Homesick & Half a World Away

In this special feature Rafael Pereira discusses his fears over moving half way across the world . This story was edited by Beth Wilshaw.

Moving to another country is a very challenging experience, in all aspects of life. Motivations are varied, however, two big divisions are whether the migration is voluntary or not. Of course, it could be easy to conclude that if you are forced to leave your home country, it is harder than a person who decided to leave of his own accord, but even in the latter case it’s not that easy at all.

Whether the person who has migrated chose to leave their comfort zone to study, work, or to run away from someone or an unpleasant situation; reasons are thousands. My opinion is that no matter which case it is, every single person gets affected in some way by an immigration experience. In my case, my choice was due to a mix of reasons but it was definitely a voluntary migration. Procrastination has always been one of my main characteristics and I have to say that the prospect of coming to study in Europe was postponed for nearly 10 years, from one reason to another.

My main reason to leave Columbia was to study a Masters in Journalism. But also, I wanted to leave behind a difficult relationship and a frustration with my professional life, I hoped to solve this frustration by studying my MA here in the UK, which I hope will open up many doors to new opportunities. I want to achieve something better in my life, I want to realise my dream career and to do so I had to leave my comfort zone.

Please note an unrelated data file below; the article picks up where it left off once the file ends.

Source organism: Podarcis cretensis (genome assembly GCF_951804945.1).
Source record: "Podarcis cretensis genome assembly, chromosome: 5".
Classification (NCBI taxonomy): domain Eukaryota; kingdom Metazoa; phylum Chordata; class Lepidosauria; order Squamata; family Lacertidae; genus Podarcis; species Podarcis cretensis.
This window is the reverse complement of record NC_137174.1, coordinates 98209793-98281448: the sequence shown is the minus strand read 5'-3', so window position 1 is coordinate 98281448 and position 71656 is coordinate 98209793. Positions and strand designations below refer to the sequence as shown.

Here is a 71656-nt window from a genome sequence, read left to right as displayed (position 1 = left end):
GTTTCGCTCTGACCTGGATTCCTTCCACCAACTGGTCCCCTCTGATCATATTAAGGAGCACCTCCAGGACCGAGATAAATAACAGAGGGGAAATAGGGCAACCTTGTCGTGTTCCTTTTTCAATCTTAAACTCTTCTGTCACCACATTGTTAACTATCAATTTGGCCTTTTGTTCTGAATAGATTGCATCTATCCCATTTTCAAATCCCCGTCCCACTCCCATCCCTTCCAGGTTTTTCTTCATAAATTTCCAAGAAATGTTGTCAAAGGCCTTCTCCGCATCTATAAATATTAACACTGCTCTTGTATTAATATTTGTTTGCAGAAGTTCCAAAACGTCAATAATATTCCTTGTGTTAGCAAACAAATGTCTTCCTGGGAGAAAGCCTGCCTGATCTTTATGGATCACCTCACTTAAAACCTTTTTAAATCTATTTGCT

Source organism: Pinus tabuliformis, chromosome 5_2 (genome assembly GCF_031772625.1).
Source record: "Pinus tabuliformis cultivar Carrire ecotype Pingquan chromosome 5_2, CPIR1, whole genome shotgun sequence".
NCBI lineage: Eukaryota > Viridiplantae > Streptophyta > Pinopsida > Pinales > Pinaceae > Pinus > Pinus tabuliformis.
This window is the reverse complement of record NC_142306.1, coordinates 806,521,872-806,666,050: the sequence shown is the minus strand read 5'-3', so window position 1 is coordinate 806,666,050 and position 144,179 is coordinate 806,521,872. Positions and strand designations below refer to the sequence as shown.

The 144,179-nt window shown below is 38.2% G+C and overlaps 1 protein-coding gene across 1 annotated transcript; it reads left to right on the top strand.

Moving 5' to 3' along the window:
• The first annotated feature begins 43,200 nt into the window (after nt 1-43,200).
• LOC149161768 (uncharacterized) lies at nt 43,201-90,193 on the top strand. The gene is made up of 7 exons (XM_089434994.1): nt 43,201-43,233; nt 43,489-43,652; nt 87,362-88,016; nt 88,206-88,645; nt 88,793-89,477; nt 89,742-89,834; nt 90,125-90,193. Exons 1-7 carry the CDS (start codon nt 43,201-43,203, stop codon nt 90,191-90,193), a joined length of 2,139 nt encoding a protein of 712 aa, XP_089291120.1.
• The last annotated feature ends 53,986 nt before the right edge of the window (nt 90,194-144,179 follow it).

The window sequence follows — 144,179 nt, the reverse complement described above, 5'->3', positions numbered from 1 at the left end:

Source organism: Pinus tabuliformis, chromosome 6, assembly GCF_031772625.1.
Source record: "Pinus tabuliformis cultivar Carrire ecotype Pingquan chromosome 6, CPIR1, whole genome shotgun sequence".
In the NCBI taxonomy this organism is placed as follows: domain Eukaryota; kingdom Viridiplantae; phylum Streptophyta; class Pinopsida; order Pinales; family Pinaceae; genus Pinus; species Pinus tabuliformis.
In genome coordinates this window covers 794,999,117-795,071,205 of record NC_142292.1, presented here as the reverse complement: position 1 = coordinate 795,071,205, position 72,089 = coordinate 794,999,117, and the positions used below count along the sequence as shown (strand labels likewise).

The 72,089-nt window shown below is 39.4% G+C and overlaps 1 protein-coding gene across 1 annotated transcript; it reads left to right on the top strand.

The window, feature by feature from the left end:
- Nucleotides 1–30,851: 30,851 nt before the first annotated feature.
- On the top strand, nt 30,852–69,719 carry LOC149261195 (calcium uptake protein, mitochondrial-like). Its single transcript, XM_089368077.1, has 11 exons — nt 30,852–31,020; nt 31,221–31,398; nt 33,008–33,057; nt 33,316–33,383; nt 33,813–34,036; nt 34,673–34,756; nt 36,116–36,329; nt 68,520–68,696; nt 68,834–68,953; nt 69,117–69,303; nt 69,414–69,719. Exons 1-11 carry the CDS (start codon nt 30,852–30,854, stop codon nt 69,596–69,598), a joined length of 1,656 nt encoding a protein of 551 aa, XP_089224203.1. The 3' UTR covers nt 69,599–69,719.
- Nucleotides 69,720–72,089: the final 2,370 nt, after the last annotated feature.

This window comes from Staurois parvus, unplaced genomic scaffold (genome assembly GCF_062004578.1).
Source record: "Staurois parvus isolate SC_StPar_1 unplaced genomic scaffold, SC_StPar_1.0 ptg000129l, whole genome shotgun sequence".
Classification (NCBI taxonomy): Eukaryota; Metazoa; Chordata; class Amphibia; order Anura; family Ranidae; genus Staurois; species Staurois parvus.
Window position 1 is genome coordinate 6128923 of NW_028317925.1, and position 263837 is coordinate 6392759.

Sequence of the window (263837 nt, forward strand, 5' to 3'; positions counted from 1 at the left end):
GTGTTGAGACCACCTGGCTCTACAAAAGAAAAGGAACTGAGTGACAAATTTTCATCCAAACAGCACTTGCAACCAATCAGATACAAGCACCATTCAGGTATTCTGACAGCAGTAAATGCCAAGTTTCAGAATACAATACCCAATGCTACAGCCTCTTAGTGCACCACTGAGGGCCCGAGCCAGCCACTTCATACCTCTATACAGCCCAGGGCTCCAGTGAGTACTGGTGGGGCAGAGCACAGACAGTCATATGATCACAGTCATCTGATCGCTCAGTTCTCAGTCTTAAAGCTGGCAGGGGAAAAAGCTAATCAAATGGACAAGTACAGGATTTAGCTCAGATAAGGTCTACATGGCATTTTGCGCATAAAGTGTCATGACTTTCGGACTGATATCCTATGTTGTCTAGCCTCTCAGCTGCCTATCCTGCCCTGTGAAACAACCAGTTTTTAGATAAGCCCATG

My dreams of studying abroad finally came to reality in January 2018, when I arrived to the UK. You can read all the blogs, information sites, look at lots of pictures of the UK, but nothing compares to the reality of stepping off that plane. The very first scale of my journey was Bournemouth, a seaside town in the southern coast of England which I found easy going and laid back in comparison to the major cities like London and Birmingham.

Bournemouth was my home for nearly 9 months, until September last year when I moved to Manchester. Not many people know it but, Bournemouth is famous for hosting plenty of language schools and that is exactly what I did there, I developed my English and sat the required exam that would enable me to start my postgraduate study.

Fortunately, I had the chance to live with a local woman, whose children had grown up and fledged the nest- this was positive for me, as I am used to being independent and in all honesty I am not that patient with children.

Living with her was a great experience and it gave me the opportunity to jump right into the British culture. I learnt a lot from here about the British way of life. There was some small issues I had to get used to, such as the food she liked to eat (too much spicy and Indian food for me) but it was no big deal at all.

One thing that caught my attention was how multicultural the UK was. There are so many different ethnicities and cultures here. Another aspect that caught my attention was that everything seemed to be online. I'm not saying that in Colombia we live in the Stone Age but here I think the face to face encounters are less likely to happen, here we are talking about technology, but my impression is that customer service approach is different, without sounding crass, it’s rather rude in my opinion. So, to mention an example, when I arrived to Manchester I wanted to register in a language course at the University. I knew the way to do it was online, but one day, during the induction week I thought, I'm at campus now, what if I just go to the language office, register and pay the course straight away? Guess what? They said no, the only possible way is online.